Self study curriculum for physics and math?

In summary, the conversation revolves around the topic of self-studying undergraduate physics and math. The individual is a senior in high school and has taken Pre-AP physics and computer science classes. They have self-learned basic calculus and are interested in learning more about relativity and quantum mechanics. The main question is if there are any curricula or resources available to guide their self-study. They also discuss their desire to cover all major topics in math and physics before school ends and ask for advice on what order to learn the subjects in. Recommendations are given for textbooks and resources such as MIT OpenCourseWare. The conversation ends with a humorous comment about the amount of time it would take to cover all the material before school ends.
  • #1
aexyl93
8
0
I was wondering if there's some kind of curriculum I could follow to self-learn undergraduate physics and math. I'm a senior in high school, I took Pre-AP physics last year and am taking AP Physics this year. I also took a computer science class and am taking another one this year. I self-learned basic calculus such as single-variable derivatives and integrals, and solids of revolutions, though I haven't quite started multi-variable calculus. I'm also reading a few books on relativity and quantum mechanics.
This year I have three free class periods which may soon be four, that I can use to study math and physics.

My main question is, are there are any curricula I can follow to learn undergraduate math and physics? I'm not really sure where to start, what to study, or what order. Also, is there any place I could get problems to practice what I learn? I also have access to the library at a local college, would that be a good place to get materials for self-study?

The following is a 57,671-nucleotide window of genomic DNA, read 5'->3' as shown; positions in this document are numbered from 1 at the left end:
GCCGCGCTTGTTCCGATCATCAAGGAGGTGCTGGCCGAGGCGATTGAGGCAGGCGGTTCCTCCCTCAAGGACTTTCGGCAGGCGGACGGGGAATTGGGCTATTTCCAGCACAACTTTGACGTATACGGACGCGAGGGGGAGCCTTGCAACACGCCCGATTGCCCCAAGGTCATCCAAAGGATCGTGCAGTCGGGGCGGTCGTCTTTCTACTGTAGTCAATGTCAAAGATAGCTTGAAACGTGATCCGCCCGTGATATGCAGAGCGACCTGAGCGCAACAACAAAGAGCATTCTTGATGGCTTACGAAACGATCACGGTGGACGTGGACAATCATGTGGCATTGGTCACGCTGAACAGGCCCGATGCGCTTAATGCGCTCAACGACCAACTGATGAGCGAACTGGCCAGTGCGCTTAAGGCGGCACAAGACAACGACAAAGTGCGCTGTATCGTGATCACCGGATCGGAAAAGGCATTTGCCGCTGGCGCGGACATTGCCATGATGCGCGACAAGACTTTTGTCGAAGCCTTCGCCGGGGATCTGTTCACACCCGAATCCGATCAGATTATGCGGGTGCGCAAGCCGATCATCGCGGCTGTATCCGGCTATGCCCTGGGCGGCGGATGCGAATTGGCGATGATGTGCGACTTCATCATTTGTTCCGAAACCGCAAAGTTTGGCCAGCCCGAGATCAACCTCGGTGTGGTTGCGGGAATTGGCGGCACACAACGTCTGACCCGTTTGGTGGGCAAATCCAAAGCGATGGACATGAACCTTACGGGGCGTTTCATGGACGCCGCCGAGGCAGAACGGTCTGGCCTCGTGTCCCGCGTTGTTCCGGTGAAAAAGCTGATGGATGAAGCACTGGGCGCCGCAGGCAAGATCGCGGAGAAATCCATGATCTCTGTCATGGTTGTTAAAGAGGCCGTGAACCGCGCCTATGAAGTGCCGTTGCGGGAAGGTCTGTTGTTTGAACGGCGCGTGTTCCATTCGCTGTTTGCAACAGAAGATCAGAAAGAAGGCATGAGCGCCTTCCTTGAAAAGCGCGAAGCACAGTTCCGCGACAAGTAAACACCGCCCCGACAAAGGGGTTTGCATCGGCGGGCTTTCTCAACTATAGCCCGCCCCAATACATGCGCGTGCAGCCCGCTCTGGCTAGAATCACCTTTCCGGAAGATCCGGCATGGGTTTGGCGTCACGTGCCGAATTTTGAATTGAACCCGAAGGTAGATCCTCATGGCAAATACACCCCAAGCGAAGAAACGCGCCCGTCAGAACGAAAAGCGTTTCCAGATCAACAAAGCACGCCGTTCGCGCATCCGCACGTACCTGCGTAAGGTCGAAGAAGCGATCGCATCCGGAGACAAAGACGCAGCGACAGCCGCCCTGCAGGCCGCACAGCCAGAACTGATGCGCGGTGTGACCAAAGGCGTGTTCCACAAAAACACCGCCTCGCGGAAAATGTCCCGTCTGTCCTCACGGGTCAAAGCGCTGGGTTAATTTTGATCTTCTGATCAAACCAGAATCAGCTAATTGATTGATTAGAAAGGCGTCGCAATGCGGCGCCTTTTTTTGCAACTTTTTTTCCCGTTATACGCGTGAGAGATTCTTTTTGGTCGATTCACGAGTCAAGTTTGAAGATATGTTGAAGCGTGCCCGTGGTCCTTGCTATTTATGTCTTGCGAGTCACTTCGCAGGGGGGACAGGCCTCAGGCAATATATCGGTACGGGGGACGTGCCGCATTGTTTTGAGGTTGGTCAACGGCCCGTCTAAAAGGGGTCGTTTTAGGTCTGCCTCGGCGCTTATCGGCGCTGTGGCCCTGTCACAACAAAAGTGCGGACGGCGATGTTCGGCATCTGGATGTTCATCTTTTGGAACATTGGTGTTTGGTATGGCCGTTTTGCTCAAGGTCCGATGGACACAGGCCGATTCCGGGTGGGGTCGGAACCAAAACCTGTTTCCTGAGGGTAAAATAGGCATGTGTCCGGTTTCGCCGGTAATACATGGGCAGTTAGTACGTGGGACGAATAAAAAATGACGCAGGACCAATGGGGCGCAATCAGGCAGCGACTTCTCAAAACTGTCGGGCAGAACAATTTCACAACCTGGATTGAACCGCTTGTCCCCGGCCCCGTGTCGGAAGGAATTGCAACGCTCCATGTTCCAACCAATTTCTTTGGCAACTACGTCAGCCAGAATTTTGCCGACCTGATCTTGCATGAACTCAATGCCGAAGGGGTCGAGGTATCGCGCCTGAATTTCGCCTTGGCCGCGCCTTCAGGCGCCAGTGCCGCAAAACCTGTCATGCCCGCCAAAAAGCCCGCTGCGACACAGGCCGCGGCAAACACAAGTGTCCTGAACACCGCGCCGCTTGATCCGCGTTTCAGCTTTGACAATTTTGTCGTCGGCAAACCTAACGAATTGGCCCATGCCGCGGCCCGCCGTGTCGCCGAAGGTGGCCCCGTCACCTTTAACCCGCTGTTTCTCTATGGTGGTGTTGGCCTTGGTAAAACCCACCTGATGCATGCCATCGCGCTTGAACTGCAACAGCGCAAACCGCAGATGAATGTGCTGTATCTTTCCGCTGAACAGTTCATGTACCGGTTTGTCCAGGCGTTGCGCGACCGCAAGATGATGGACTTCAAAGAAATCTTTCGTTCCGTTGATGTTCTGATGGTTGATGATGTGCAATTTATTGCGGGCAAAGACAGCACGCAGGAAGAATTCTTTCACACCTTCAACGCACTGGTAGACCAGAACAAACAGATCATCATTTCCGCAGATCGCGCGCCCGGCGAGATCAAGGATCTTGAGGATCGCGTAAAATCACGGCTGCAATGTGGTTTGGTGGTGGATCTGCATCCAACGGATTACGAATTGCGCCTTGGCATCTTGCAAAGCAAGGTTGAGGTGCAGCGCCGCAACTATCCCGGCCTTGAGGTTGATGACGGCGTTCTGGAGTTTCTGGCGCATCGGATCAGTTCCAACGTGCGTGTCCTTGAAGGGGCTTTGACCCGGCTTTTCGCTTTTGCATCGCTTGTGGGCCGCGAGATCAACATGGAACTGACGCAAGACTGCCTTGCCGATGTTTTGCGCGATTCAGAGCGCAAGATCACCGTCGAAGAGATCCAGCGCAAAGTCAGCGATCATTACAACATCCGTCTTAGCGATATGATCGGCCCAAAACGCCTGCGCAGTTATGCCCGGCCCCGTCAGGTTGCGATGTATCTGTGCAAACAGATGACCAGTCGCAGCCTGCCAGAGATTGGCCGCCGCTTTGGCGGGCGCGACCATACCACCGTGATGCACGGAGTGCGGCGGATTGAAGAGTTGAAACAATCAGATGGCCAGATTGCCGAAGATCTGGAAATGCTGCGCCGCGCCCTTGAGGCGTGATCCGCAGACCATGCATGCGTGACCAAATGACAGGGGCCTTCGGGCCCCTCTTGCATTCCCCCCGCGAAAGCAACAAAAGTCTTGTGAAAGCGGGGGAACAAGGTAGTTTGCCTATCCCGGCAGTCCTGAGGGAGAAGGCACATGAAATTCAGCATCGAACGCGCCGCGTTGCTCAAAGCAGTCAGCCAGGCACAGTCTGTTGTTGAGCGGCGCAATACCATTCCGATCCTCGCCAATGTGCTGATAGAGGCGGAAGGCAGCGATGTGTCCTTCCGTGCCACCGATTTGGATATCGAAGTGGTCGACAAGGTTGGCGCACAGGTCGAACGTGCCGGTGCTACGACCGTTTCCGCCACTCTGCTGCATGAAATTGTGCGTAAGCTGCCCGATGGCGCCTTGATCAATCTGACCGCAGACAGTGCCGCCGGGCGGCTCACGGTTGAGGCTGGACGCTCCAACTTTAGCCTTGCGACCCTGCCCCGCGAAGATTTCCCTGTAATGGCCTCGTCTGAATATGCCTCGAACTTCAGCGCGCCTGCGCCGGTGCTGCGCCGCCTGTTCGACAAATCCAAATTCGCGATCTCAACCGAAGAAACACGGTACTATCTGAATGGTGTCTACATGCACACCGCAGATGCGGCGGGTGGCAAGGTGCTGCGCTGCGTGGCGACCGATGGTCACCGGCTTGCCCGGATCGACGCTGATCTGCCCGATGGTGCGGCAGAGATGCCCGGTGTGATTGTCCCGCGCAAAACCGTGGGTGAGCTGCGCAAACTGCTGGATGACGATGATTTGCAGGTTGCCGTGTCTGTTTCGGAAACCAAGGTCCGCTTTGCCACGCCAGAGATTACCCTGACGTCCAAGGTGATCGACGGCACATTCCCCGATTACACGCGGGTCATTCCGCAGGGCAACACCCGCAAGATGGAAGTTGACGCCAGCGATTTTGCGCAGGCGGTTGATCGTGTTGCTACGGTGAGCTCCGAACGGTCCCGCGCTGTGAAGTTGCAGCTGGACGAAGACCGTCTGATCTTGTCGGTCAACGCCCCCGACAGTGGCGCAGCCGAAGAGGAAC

I want to learn as much as I can before school ends. I want to learn all the major topics topics in math and physics.
 
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  • #2
calculus -> classical mechanics ->etc.
I want to learn as much as I can before school ends. I want to learn all the major topics topics in math and physics.

err, what? o_O
 
  • #3
G037H3 said:
calculus -> classical mechanics ->etc.
I want to learn as much as I can before school ends. I want to learn all the major topics topics in math and physics.
err, what? o_O

Did I say something wrong? Maybe I phrased it wrong. I want to use the most of my time at school for learning math and physics. I also want to eventually learn about and understand most, if not all major topics in math and physics.
 
  • #4
Oh, your post made it sound like you wanted to learn all the major topics before school ends. lol.
 
  • #5
Go to the website of a university that offers an undergraduate degree in physics. Look up the requirements for a BS or BA in physics. Note the prerequisites for the courses and the sequence in which they are listed. Many universities also list sample course schedules for physics majors.